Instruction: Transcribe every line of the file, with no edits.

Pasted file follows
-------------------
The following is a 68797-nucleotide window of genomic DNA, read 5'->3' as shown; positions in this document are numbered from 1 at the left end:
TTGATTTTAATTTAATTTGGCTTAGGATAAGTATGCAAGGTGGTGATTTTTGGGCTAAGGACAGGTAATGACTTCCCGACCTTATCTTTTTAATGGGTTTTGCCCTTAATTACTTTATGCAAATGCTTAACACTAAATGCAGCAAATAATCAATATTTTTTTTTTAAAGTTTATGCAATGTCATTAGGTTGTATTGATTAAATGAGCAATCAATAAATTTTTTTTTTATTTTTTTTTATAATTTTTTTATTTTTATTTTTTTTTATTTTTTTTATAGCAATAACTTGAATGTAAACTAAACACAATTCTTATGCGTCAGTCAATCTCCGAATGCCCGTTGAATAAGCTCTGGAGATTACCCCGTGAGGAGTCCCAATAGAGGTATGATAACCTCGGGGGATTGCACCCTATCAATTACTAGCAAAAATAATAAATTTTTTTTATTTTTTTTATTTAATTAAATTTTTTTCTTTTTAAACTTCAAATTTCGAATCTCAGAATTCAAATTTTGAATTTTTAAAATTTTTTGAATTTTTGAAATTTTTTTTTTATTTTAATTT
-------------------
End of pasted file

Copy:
The following is a 68797-nucleotide window of genomic DNA, read 5'->3' as shown; positions in this document are numbered from 1 at the left end:
TTGATTTTAATTTAATTTGGCTTAGGATAAGTATGCAAGGTGGTGATTTTTGGGCTAAGGACAGGTAATGACTTCCCGACCTTATCTTTTTAATGGGTTTTGCCCTTAATTACTTTATGCAAATGCTTAACACTAAATGCAGCAAATAATCAATATTTTTTTTTTAAAGTTTATGCAATGTCATTAGGTTGTATTGATTAAATGAGCAATCAATAAATTTTTTTTTTATTTTTTTTTATAATTTTTTTATTTTTATTTTTTTTTATTTTTTTTATAGCAATAACTTGAATGTAAACTAAACACAATTCTTATGCGTCAGTCAATCTCCGAATGCCCGTTGAATAAGCTCTGGAGATTACCCCGTGAGGAGTCCCAATAGAGGTATGATAACCTCGGGGGATTGCACCCTATCAATTACTAGCAAAAATAATAAATTTTTTTTATTTTTTTTATTTAATTAAATTTTTTTCTTTTTAAACTTCAAATTTCGAATCTCAGAATTCAAATTTTGAATTTTTAAAATTTTTTGAATTTTTGAAATTTTTTTTTTATTTTAATTT